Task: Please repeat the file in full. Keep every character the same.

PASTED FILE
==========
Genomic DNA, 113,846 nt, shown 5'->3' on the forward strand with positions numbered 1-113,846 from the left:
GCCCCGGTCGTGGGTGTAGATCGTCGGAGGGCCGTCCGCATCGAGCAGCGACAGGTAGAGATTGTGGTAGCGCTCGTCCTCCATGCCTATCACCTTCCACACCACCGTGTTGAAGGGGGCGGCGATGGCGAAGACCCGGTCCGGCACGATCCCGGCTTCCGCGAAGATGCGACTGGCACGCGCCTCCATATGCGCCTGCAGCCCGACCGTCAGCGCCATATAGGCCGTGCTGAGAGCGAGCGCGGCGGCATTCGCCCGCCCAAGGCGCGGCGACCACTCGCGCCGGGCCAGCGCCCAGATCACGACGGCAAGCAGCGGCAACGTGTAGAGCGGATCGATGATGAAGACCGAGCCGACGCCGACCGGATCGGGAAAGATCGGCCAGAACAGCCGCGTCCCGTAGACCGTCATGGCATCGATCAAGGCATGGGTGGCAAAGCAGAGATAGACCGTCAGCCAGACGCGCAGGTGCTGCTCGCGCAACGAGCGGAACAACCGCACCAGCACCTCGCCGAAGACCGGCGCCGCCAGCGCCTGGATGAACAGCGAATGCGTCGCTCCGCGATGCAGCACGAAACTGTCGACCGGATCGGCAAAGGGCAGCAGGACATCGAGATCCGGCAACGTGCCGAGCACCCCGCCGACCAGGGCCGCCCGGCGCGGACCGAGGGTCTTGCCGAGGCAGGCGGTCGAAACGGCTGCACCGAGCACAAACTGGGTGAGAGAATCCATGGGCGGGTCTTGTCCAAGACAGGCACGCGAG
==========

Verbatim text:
Genomic DNA, 113,846 nt, shown 5'->3' on the forward strand with positions numbered 1-113,846 from the left:
GCCCCGGTCGTGGGTGTAGATCGTCGGAGGGCCGTCCGCATCGAGCAGCGACAGGTAGAGATTGTGGTAGCGCTCGTCCTCCATGCCTATCACCTTCCACACCACCGTGTTGAAGGGGGCGGCGATGGCGAAGACCCGGTCCGGCACGATCCCGGCTTCCGCGAAGATGCGACTGGCACGCGCCTCCATATGCGCCTGCAGCCCGACCGTCAGCGCCATATAGGCCGTGCTGAGAGCGAGCGCGGCGGCATTCGCCCGCCCAAGGCGCGGCGACCACTCGCGCCGGGCCAGCGCCCAGATCACGACGGCAAGCAGCGGCAACGTGTAGAGCGGATCGATGATGAAGACCGAGCCGACGCCGACCGGATCGGGAAAGATCGGCCAGAACAGCCGCGTCCCGTAGACCGTCATGGCATCGATCAAGGCATGGGTGGCAAAGCAGAGATAGACCGTCAGCCAGACGCGCAGGTGCTGCTCGCGCAACGAGCGGAACAACCGCACCAGCACCTCGCCGAAGACCGGCGCCGCCAGCGCCTGGATGAACAGCGAATGCGTCGCTCCGCGATGCAGCACGAAACTGTCGACCGGATCGGCAAAGGGCAGCAGGACATCGAGATCCGGCAACGTGCCGAGCACCCCGCCGACCAGGGCCGCCCGGCGCGGACCGAGGGTCTTGCCGAGGCAGGCGGTCGAAACGGCTGCACCGAGCACAAACTGGGTGAGAGAATCCATGGGCGGGTCTTGTCCAAGACAGGCACGCGAG